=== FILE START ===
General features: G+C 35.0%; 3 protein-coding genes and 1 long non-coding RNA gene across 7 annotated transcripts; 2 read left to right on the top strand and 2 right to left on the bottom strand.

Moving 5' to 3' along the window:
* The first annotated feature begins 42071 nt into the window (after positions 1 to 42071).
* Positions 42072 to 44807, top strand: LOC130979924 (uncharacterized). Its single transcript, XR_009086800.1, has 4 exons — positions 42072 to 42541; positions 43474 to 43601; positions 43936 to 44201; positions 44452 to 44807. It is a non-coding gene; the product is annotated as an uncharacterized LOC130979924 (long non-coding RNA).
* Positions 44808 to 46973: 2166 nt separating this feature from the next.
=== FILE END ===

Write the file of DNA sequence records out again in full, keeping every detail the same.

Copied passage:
General features: G+C 35.0%; 3 protein-coding genes and 1 long non-coding RNA gene across 7 annotated transcripts; 2 read left to right on the top strand and 2 right to left on the bottom strand.

Moving 5' to 3' along the window:
* The first annotated feature begins 42071 nt into the window (after positions 1 to 42071).
* Positions 42072 to 44807, top strand: LOC130979924 (uncharacterized). Its single transcript, XR_009086800.1, has 4 exons — positions 42072 to 42541; positions 43474 to 43601; positions 43936 to 44201; positions 44452 to 44807. It is a non-coding gene; the product is annotated as an uncharacterized LOC130979924 (long non-coding RNA).
* Positions 44808 to 46973: 2166 nt separating this feature from the next.